Salesforce.com unveils user interface as a service

The next step in Platform-as-a-Service is hosting a highly customizable, build-it-yourself user interface

Next Monday, Salesforce.com will, in the words of one industry analyst, "extend the value proposition of software as a service" when it introduces Visualforce at its Dreamforce Conference in San Francisco.

The Visualforce layer introduces the user interface as a service. Visualforce is the latest component of Salesforce.com's Platform-as-a-Service, which the company announced earlier this summer as Force.com. Other components include the database and logic portions.

Visualforce will allow Salesforce.com customers to design custom application interfaces while incorporating other technologies such as HTML, AJAX (Asynchronous JavaScript and XML), and Adobe Flex.

The company made the move following requests from customers who wanted to present a more diverse UI, rather than creating applications that had a similar look and feel to the Salesforce.com CRM, according to Ariel Kelman, senior director of platform product marketing at Salesforce.com.

Doug Menefee, CIO at The Schumacher Group, sounded quite enthusiastic about what he could do with Visualforce, although he hadn't used it yet.

"By being able to build applications utilizing Visualforce, we will be able to build custom interfaces that improve workflow and productivity for data-entry-intensive job functions," said Menefee.

Menefee was also pleased about the opportunity to build wizards in Visualforce.

According to Jeff Kaplan, managing director of THINKstrategies, with each user conference, Salesforce adds another layer of value to SaaS (software as a service).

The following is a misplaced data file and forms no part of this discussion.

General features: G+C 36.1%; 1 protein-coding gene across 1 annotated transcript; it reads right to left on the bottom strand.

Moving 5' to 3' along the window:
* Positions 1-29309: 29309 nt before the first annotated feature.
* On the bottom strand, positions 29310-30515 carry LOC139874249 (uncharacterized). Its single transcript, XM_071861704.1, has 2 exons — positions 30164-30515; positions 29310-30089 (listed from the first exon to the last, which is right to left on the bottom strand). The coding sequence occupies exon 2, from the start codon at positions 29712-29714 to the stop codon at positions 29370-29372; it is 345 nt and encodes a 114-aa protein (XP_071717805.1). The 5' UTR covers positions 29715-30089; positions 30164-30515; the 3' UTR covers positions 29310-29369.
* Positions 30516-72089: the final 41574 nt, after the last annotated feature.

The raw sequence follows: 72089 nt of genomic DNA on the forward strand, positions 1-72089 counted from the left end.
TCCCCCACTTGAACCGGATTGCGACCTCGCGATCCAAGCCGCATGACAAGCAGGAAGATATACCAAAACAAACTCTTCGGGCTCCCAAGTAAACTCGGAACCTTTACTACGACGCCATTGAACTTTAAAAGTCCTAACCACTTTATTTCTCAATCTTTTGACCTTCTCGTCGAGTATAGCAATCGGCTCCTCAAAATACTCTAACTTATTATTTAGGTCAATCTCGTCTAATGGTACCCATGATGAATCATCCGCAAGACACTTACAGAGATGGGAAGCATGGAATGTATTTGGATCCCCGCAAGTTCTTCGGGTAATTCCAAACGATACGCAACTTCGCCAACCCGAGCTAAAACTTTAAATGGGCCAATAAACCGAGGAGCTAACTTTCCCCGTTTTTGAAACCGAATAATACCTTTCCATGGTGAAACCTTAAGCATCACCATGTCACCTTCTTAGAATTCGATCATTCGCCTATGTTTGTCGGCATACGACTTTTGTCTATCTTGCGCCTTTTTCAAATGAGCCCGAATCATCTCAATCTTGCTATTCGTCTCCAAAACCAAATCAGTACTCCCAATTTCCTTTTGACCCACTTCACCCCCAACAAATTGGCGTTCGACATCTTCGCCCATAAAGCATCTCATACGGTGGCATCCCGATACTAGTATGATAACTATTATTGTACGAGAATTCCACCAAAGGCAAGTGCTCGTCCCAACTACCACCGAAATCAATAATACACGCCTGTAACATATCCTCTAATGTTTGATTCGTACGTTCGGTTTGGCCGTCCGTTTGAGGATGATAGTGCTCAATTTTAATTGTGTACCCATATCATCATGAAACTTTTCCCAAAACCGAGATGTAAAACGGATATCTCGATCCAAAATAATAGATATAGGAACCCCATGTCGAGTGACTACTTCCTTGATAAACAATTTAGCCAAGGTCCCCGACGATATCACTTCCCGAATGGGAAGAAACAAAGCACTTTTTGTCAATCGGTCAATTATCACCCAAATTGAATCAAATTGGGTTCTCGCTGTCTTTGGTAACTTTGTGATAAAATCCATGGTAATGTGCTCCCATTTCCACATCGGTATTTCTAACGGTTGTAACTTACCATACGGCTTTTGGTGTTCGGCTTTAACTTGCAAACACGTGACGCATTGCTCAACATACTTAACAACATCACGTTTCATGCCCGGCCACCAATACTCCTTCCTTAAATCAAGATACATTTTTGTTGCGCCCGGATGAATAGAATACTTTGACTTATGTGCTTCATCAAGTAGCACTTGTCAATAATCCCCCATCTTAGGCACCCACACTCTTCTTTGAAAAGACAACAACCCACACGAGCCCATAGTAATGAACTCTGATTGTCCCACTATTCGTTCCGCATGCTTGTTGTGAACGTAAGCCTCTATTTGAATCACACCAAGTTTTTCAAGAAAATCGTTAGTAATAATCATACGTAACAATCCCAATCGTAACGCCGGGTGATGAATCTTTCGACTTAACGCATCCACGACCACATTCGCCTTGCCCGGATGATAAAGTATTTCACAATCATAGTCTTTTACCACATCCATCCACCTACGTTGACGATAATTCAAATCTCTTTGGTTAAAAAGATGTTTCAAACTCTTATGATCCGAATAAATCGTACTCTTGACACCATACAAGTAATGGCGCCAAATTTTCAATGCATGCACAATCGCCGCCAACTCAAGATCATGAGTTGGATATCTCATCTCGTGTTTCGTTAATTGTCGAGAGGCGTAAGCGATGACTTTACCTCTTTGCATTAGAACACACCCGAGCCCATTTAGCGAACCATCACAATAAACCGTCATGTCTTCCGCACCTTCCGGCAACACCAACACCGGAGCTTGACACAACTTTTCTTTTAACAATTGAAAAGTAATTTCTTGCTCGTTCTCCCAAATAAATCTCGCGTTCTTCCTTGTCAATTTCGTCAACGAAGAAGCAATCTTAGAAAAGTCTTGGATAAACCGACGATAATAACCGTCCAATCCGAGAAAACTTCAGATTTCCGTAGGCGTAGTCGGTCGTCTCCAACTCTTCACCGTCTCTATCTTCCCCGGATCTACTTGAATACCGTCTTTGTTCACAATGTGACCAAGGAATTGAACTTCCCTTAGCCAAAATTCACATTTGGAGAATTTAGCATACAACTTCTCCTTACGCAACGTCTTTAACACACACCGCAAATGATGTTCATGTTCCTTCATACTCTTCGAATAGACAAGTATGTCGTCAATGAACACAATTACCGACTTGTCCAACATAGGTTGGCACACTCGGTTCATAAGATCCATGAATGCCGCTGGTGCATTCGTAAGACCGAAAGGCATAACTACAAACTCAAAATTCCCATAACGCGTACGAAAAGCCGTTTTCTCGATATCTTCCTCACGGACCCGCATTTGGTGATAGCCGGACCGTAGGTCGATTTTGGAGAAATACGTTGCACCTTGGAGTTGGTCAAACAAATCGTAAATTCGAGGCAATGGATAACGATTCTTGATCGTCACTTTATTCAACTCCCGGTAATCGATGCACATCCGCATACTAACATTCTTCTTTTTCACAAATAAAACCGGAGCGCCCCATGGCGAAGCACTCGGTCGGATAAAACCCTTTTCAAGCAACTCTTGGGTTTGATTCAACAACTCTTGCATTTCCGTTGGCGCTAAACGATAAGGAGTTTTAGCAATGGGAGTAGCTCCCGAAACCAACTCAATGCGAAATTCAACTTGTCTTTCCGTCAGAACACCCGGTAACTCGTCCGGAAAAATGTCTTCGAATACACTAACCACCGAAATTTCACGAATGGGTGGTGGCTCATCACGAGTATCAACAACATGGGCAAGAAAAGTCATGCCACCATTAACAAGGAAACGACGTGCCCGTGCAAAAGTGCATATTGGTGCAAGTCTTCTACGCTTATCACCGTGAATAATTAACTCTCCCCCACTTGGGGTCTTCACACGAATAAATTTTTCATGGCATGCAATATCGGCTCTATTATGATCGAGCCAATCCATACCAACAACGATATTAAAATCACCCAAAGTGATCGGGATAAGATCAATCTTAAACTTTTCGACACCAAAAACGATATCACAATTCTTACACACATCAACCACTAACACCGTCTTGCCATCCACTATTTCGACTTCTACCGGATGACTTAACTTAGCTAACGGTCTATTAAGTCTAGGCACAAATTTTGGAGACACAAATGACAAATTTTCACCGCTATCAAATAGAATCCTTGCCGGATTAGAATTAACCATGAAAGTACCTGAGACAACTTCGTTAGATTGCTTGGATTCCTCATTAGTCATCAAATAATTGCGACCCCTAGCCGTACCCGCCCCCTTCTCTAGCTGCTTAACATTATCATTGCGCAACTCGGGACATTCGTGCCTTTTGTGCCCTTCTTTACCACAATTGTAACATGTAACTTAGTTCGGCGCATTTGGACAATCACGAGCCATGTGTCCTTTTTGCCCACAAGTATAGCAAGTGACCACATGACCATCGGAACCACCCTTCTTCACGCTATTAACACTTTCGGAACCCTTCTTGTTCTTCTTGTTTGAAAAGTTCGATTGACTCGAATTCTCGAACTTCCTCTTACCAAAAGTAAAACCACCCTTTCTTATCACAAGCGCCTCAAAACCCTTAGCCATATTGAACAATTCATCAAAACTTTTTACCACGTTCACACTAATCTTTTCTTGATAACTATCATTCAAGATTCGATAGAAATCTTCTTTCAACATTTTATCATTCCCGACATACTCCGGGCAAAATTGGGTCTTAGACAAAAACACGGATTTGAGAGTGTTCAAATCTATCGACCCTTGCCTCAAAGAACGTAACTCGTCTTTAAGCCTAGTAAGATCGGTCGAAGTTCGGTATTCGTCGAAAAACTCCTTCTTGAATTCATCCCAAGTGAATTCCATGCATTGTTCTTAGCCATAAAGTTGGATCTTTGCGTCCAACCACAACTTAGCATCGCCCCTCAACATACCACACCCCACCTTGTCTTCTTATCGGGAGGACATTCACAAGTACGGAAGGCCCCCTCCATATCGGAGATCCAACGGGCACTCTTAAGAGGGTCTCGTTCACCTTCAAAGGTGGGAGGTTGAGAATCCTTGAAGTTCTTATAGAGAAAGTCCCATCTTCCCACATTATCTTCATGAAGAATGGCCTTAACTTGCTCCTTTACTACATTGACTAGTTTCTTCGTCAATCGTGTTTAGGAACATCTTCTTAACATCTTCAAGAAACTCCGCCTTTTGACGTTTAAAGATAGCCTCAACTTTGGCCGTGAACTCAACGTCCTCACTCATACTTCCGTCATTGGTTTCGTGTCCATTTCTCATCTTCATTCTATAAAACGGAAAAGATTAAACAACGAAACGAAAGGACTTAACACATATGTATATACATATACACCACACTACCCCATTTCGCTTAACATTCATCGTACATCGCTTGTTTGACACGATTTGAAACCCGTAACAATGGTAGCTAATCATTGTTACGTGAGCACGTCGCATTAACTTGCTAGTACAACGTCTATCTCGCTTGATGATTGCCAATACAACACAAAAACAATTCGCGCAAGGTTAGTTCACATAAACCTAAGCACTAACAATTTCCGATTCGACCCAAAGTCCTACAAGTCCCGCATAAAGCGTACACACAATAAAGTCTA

Up until now, customization has been a thorn in the side of SaaS. It has been a topic of concern and criticism by SaaS skeptics, said Kaplan.

"This new feature and capability is a clear indication of how quickly the SaaS industry is evolving to permit customization. And it is another example [of] how those misconceptions of the past are continually being eroded by these developments," Kaplan said.

Menefee said that Visualforce will allow his organization to apply best practices to user interface design in various applications. This, in turn, will let them customize the employee experience based on their needs for data entry or viewing.

Visualforce uses a "page-based model" built on current Web presentation technology and adds a component library for incorporating common interface elements.

The UI platform tool leverages the data, logic, and workflow capabilities found in the greater Force.com platform.

Among the features included in Visualforce are the following:

* Pages, which allow developers to create pages using standard Web technologies.

* Components, which allow companies to assemble current user interface elements in a new UI.

* Logic Controllers for creating user interface behavior.

The developer preview of Visualforce will be available for attendees next week and in the fourth quarter for non-attendees.

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